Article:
Self- Mutilation

In: Social Issues

Submitted By jf531
Words 4265
Pages 18
Self- Mutilation There are a number of different ways to define what self-mutilation entails. It is one of the most commonly used phrases, but researchers and mental health professionals have not been able to agree on one specific definition to explain self-inflicted injury. Hence, self-harm, self-injury and self-mutilation are the common phrases used to refer to this type of behavior ( Zila & Kiselica, 2001).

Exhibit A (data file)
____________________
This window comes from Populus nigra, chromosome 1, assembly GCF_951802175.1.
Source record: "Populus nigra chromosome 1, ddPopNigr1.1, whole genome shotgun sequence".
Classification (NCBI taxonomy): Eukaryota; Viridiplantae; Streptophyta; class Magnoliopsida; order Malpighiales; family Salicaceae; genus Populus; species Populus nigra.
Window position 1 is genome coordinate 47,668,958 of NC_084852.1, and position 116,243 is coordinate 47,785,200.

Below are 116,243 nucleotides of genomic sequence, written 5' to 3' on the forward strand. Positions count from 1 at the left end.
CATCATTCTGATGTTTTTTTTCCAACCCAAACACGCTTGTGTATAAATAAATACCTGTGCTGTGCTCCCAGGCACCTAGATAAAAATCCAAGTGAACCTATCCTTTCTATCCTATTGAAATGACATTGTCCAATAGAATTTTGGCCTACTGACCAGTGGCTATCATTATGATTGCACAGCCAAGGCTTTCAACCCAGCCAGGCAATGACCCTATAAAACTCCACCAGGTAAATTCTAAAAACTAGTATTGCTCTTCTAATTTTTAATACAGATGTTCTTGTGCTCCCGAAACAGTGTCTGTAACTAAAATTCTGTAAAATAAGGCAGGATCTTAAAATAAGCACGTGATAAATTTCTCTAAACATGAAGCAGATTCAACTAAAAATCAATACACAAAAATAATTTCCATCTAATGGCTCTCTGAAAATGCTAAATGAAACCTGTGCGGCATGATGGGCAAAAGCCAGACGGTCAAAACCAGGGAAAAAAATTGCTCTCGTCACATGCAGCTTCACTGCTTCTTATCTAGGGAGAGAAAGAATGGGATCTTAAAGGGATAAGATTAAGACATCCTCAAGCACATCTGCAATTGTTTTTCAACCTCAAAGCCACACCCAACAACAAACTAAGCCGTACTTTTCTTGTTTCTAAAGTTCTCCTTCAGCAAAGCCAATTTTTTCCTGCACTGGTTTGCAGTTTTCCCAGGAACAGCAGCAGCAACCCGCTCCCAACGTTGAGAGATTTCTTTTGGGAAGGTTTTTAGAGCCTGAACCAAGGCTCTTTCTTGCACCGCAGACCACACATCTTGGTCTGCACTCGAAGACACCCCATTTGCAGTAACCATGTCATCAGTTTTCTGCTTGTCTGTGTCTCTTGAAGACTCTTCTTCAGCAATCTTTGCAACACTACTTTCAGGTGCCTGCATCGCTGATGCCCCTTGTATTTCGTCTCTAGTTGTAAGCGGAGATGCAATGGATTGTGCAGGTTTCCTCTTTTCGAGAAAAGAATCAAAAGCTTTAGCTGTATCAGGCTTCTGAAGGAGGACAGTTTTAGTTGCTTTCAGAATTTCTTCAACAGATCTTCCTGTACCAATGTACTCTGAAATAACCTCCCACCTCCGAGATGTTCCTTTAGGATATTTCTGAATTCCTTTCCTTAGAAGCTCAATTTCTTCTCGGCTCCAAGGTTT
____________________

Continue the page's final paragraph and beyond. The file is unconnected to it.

Many people tend to associate self mutilation with suicide, when in fact they are very different. Therefore, when attempting to understand self-mutilation it is important to recognize the distinct differences between self mutilation and suicide. Suicide is an attempt to depart from pain through ending one’s life. While self mutilation is an effort to create relief from a negative affective incident, it differs for each person. It is used as a means for a person to temporarily deal with the pain, rather than abort it all together. In suicidal patients, pain is viewed as everlasting, which makes them feel hopeless. While, on the other hand self-injurers often portray an optimistic attitude (Walsh, 2006). Hence, there is a big difference between the behaviors and intent, which is why it is important to recognize these differences. Self-injurious behavior tends to be separated into two general categories: culturally sanctioned and deviant self mutilation. Culturally sanctioned rituals and practices comprise of ear piercing in the modern U.S culture, sacrament dances amongst Native Americans that entail self-mutilation, and the genital circumcision of Jewish offspring. These practices are commonly approved as standard traditions within in that they occur without question. They frequently are recognized as a rite of passage or to communicate with a higher power( Stone & Sias, 2003). The second category is deviant self mutilation or self injurious behavior. “…...

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